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Friday
Jul142017

The Best New Rum of 2017

I hadn't seen Judah Kuper in at least a year when he walked into the Redwood City store a few months back. He had a huge grin on his face as he approached me and he asked if I had a minute to taste something special (when don't I have a minute to do that?). Many of you are familiar with Judah's Mezcal Vago selections, the result of a surf trip to Mexico that led to a marriage that led Judah into the family business of mezcal distillation. Since he's originally from the Bay Area, he routinely comes back home to visit and check in on accounts like K&L. I assumed he had a special rare agave distillate to share with me, or perhaps an aged family assemblage, but that wasn't the case. "This isn't mezcal," he told me as we entered the tasting bar; "This is agricole rhum."

Because most of us automatically associate the Mexican state of Oaxaca with mezcal, we assume that—like Jalisco—the area must be brimming with agave plants. Oaxaca is a very diverse region, however, and the climate varies with altitude. In the highlands of the Sierra Mazateca mountains, the conditions are perfect for growing coffee, tropical fruits, and sugarcane—much like many of the top rum-producing areas of the world. When Europe discovered that it could derive sugar from beets back in the mid-1700s, it spelled the end of many a sugarcane refinery in the French West Indies, which is why today you mostly find rum distilled from fresh sugarcane juice rather than molasses on the islands of Martinique and Guadaloupe. When rum is made by fermenting the fresh juice of what is essentially a talk stalk of grass, those characteristics find their way into the flavor of the final distillate; hence why many people describe agricole rhum as grassy and herbaceous. Like those islands, Oaxaca was once part of a more robust Mexican sugarcane trade, but today much of that cane is used to make panela or piloncillo, or distilled to make the Oaxacan version of agricole called aguardiente de caña

If you've tasted through the Mezcal Vago line-up, then you're probably aware that the distillates come from a few different producers. It was while hunting for new blood that Judah came across Jose Luis Carrera and his pine fermentation vats that were fermenting various Oaxacan cane varietals like típica, dura, negra, and criollo. Rather than repeat all the fascinating details that make up Carrera's thirty-five year history of rum production, I'll send you over to the official Paranubes webpage for more photos, specs, and pure romanticism.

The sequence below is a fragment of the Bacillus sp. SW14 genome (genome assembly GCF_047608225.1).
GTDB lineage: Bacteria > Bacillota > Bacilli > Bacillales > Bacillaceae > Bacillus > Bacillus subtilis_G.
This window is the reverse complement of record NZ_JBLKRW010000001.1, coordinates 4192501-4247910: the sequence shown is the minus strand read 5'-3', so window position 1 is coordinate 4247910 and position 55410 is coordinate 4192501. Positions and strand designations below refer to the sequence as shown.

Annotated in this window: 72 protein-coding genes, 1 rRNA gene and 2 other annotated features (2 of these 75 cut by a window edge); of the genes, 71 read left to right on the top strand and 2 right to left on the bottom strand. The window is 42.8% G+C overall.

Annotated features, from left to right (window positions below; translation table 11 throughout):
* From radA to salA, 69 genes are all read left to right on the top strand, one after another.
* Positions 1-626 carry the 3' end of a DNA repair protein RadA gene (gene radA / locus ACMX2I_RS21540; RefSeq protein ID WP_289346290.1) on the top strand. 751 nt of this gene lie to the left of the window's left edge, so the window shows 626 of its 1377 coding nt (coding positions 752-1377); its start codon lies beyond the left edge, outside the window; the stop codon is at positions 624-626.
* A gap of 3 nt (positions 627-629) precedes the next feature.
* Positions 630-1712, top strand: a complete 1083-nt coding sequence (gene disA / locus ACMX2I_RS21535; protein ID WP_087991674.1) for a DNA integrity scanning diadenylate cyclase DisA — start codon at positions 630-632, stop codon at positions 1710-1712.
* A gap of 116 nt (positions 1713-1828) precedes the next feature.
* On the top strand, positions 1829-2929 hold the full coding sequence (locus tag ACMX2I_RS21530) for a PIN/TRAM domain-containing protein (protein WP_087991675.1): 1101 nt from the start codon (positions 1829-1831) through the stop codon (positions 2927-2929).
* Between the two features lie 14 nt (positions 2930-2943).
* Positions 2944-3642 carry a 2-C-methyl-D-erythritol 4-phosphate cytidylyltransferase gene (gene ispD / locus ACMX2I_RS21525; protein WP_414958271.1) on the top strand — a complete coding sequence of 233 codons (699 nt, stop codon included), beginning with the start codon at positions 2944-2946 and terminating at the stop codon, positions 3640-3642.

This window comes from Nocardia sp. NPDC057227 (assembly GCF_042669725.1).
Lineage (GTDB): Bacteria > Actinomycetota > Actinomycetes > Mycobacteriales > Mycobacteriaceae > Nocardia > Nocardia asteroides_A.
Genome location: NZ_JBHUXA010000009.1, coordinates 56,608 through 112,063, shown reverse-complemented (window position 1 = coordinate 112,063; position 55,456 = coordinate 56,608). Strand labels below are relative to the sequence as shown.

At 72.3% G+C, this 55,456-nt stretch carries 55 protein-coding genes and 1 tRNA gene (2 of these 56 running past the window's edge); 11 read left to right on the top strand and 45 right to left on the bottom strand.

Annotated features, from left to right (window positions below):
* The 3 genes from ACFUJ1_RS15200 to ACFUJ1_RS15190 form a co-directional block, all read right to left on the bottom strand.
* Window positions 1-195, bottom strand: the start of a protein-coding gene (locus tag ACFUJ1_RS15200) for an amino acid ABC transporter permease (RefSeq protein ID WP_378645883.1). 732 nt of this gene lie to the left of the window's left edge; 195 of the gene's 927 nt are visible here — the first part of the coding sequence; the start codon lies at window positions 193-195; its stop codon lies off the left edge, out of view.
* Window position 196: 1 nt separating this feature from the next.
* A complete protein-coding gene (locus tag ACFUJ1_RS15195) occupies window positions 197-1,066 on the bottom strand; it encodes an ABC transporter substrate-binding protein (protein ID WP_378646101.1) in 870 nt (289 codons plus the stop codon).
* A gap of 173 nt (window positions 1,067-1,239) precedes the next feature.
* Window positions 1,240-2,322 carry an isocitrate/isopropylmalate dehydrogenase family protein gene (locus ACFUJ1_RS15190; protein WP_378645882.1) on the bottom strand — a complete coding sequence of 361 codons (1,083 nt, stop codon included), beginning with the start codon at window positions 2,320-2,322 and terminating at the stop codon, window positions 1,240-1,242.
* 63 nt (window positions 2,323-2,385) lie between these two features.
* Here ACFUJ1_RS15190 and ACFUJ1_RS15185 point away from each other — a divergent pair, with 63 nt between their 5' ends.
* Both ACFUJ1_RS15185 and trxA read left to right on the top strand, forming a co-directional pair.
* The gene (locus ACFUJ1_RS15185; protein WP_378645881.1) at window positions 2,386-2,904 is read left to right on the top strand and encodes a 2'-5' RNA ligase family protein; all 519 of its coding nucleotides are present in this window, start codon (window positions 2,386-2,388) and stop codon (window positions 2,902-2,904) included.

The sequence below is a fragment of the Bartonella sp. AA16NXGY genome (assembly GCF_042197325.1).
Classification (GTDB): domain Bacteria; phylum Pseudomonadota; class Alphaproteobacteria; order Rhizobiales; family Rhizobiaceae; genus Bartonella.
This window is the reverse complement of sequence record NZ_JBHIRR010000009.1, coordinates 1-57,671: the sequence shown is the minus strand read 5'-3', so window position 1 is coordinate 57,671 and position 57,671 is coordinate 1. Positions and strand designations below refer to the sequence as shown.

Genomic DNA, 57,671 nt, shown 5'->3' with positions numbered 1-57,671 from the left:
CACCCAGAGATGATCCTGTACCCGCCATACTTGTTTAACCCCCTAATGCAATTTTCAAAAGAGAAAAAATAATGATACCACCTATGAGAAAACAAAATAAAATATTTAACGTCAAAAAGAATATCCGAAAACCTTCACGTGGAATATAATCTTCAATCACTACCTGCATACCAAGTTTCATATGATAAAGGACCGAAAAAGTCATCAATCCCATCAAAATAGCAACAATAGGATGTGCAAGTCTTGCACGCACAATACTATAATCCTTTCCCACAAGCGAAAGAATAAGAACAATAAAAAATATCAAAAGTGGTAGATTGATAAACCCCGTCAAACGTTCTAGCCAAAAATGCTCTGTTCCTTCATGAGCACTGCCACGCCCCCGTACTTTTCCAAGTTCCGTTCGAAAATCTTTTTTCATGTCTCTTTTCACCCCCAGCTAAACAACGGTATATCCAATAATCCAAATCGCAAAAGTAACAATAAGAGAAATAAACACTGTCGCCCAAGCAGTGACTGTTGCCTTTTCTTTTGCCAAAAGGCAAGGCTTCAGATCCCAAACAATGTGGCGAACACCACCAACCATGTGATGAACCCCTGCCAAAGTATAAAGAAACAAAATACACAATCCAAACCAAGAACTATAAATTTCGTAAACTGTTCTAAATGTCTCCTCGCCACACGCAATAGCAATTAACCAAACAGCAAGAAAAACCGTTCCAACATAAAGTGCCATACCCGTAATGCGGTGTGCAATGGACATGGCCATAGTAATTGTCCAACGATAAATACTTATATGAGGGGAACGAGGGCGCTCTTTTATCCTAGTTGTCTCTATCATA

What I will tell you is that the Paranubes Oaxacan aguardiente de caña is one of, if not the, best agricole rhums I've ever tasted and it beautifully balances a smooth and fruity character with the grassiness and the intense cane flavor of something like Neisson. What it removes is the funk, the earth, and the sometimes bitter notes that send some people running for the hills. The aromatics are absolutely stunning—there is a pure and unflinching note of raw cane that absolutely explodes from the bottle. At 54%, the rum is no slouch. But it's clearly distilled with a master hand because it's incredibly polished despite all that intensity. I could drink this straight out of the bottle, neat in a glass, on the rocks, in a cocktail, or simply with soda. It's complex enough to ponder and enjoy as a solo act, but affordable enough at $39.99 a liter to throw into a mixed drink.

Judah was not kidding. This is indeed something very, very special and it couldn't have come at a more opportune time. In a moment when rum fans are pushing for a real renaissance, the Paranubes has arrived to capture some of that momentum. While many of us are looking to Jamaica, Barbados, and Guyana for real classic cane character, it turns out that Oaxaca might be at the forefront of rum's resurgence. The Paranubes has a sweet sugar cane character that should please casual rum fans, but again a complexity and intensity of flavor that will stun the geekiest of rum geeks. My colleague Ryan Woodhouse, not usually the biggest agricole fan, was blown away. He was draining his glass to savor every drop. That's when I really knew this was going to be a big deal.

I'm going to be nosing my bottle all day, sipping it all weekend, and coming back for another Monday morning. This is one of the most exciting new spirits I've tasted in 2017 and I think once the word gets out, rum fans are going to seriously flip out. I can't get enough of it—it's that good. 

-David Driscoll